Arguing that misogyny in Labour didn’t exist before Jeremy Corbyn

Smith recently told BBC News that the party’s nastier side only appeared nine months ago:

“I think Jeremy should take a little more responsibility for what’s going on in the Labour party. After all, we didn’t have this sort of abuse and intolerance, misogyny, antisemitism in the Labour party before Jeremy Corbyn became the leader.”

Luckily for Smith, he had never experienced misogyny in his party until the moment it became politically useful to him… Or perhaps, not being the prime target, he simply wasn’t paying enough attention before then?

2015

Telling Leanne Wood she was only invited on TV because of her “gender”

Before a general election TV debate for ITV Wales last year, Smith was caught on camera telling the Plaid Cymru leader that she only appeared on Question Time because she is a woman:

Wood: “Have you ever done Question Time, Owen?”

Smith: “Nope, they keep putting you on instead.”

Wood: “I think with party balance there’d be other people they’d be putting on instead of you, wouldn’t they, rather than me?”

Smith: “I think it helps. I think your gender helps as well.”

Wood: “Yeah.”

2010

Comparing the Lib Dems’ experience of coalition to domestic violence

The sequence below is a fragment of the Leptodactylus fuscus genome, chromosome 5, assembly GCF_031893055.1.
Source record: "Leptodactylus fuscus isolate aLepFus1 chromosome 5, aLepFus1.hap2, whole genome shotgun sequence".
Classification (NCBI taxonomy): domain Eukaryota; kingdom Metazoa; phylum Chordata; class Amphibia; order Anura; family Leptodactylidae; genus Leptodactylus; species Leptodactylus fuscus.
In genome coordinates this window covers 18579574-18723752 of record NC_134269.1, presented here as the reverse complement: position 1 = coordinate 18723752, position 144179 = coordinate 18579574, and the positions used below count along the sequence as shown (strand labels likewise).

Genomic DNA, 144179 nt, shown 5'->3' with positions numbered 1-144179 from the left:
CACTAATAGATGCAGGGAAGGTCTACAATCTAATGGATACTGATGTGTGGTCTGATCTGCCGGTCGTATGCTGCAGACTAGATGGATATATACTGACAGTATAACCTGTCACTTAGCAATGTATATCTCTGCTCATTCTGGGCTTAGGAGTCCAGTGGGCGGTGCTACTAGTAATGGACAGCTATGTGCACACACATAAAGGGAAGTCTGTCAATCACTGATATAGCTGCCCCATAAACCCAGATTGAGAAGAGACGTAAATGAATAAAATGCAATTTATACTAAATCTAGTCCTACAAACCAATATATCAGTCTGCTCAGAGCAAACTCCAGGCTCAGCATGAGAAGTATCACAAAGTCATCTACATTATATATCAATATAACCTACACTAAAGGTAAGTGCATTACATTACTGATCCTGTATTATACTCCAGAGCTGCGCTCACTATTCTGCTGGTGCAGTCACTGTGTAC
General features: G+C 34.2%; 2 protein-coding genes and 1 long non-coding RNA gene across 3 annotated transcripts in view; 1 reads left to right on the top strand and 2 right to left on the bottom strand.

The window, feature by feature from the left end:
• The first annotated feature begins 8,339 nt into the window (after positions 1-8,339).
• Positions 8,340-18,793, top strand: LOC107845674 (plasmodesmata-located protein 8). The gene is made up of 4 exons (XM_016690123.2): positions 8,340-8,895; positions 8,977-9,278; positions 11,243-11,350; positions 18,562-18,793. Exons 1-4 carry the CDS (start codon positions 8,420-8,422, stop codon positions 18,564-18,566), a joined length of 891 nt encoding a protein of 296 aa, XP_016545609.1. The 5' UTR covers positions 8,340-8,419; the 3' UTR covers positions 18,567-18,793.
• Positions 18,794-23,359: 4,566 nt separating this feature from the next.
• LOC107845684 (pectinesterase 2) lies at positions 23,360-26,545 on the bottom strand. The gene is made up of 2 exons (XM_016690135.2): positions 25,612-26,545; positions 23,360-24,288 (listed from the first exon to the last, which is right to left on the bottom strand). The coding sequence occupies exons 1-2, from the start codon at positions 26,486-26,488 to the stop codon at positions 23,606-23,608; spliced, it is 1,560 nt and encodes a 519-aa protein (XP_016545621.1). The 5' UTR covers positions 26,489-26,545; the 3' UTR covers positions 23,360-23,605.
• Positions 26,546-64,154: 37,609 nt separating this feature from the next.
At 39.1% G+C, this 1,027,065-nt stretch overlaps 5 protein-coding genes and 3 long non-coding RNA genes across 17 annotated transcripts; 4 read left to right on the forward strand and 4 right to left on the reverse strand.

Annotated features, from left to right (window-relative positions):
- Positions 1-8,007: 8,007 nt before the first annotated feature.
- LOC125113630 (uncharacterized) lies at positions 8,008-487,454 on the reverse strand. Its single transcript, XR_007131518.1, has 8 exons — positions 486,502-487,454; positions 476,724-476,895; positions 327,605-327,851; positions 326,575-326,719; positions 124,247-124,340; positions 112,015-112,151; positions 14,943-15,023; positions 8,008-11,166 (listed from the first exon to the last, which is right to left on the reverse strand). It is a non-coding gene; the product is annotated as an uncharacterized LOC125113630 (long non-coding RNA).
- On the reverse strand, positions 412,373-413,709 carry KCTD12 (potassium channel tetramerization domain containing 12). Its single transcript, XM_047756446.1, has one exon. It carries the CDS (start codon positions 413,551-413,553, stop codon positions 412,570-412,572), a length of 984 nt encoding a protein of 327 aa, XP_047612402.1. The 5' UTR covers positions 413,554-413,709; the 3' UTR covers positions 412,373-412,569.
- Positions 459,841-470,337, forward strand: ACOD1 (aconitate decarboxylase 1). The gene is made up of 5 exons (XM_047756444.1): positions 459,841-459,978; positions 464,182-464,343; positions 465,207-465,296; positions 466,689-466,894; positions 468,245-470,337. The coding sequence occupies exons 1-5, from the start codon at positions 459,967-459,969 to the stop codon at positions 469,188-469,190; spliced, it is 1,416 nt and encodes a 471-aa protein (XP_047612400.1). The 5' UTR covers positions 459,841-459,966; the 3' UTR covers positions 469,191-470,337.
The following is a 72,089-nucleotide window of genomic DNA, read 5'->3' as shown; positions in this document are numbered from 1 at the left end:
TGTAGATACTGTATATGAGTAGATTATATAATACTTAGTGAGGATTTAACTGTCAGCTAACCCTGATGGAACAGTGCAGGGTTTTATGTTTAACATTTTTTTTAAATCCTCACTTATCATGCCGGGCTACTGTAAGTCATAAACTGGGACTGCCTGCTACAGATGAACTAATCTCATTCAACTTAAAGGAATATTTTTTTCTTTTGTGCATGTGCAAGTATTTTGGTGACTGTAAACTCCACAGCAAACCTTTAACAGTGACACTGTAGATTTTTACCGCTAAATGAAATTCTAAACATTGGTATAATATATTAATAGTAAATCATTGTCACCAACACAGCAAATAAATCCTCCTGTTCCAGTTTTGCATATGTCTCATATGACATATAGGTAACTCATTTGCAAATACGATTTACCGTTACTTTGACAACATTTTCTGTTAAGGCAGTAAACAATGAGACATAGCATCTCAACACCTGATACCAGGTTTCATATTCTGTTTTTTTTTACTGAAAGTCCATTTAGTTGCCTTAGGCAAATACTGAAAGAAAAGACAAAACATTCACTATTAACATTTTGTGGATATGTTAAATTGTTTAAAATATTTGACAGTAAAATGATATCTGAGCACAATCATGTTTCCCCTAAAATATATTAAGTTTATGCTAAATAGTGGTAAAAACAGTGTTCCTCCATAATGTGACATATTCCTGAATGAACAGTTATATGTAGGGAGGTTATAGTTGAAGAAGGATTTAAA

In a tasteless analogy, Smith wrote this for WalesHome in the first year of the Tory/Lib Dem coalition:

“The Lib Dem dowry of a maybe-referendum on AV [the alternative vote system] will seem neither adequate reward nor sufficient defence when the Tories confess their taste for domestic violence on our schools, hospitals and welfare provision.

“Surely, the Liberals will file for divorce as soon as the bruises start to show through the make-up?”

But never fear! He did eventually issue a non-apology for his offensive comments, with the classic use of “if”:

“I apologise if anyone has been offended by the metaphorical reference in this article, which I will now be editing. The reference was in a phrase describing today's Tory and Liberal cuts to domestic spending on schools and welfare as metaphorical ‘domestic violence’.”

***

A one-off sexist gaffe is bad enough in a wannabe future Labour leader. But your mole sniffs a worrying pattern in this list that suggests Smith doesn’t have a huge amount of respect for women, when it comes to political rhetoric at least. And it won’t do him any electoral favours either – it makes his condemnation of Corbynite nastiness ring rather hollow.

I'm a mole, innit.